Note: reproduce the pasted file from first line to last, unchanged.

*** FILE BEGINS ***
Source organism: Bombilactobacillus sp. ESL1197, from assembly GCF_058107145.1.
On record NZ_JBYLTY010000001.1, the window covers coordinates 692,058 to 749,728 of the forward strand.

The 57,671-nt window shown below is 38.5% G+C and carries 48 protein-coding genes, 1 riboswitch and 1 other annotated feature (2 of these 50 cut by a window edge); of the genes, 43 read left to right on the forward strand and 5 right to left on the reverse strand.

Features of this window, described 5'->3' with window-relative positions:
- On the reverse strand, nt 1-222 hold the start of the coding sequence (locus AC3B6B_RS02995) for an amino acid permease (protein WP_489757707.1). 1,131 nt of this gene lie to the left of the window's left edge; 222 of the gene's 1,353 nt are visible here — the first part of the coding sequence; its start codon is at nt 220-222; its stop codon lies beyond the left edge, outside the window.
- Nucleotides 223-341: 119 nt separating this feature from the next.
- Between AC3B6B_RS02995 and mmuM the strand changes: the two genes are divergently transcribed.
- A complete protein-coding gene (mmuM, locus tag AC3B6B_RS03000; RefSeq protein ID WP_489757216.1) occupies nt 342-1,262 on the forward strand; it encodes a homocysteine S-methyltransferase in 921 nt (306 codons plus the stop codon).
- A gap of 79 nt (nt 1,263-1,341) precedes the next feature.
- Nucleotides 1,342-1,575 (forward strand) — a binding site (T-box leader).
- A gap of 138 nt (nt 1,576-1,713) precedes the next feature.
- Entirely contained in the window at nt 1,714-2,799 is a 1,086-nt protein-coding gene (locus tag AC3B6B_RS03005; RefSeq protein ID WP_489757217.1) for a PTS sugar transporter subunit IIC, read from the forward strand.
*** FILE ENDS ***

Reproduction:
Source organism: Bombilactobacillus sp. ESL1197, from assembly GCF_058107145.1.
On record NZ_JBYLTY010000001.1, the window covers coordinates 692,058 to 749,728 of the forward strand.

The 57,671-nt window shown below is 38.5% G+C and carries 48 protein-coding genes, 1 riboswitch and 1 other annotated feature (2 of these 50 cut by a window edge); of the genes, 43 read left to right on the forward strand and 5 right to left on the reverse strand.

Features of this window, described 5'->3' with window-relative positions:
- On the reverse strand, nt 1-222 hold the start of the coding sequence (locus AC3B6B_RS02995) for an amino acid permease (protein WP_489757707.1). 1,131 nt of this gene lie to the left of the window's left edge; 222 of the gene's 1,353 nt are visible here — the first part of the coding sequence; its start codon is at nt 220-222; its stop codon lies beyond the left edge, outside the window.
- Nucleotides 223-341: 119 nt separating this feature from the next.
- Between AC3B6B_RS02995 and mmuM the strand changes: the two genes are divergently transcribed.
- A complete protein-coding gene (mmuM, locus tag AC3B6B_RS03000; RefSeq protein ID WP_489757216.1) occupies nt 342-1,262 on the forward strand; it encodes a homocysteine S-methyltransferase in 921 nt (306 codons plus the stop codon).
- A gap of 79 nt (nt 1,263-1,341) precedes the next feature.
- Nucleotides 1,342-1,575 (forward strand) — a binding site (T-box leader).
- A gap of 138 nt (nt 1,576-1,713) precedes the next feature.
- Entirely contained in the window at nt 1,714-2,799 is a 1,086-nt protein-coding gene (locus tag AC3B6B_RS03005; RefSeq protein ID WP_489757217.1) for a PTS sugar transporter subunit IIC, read from the forward strand.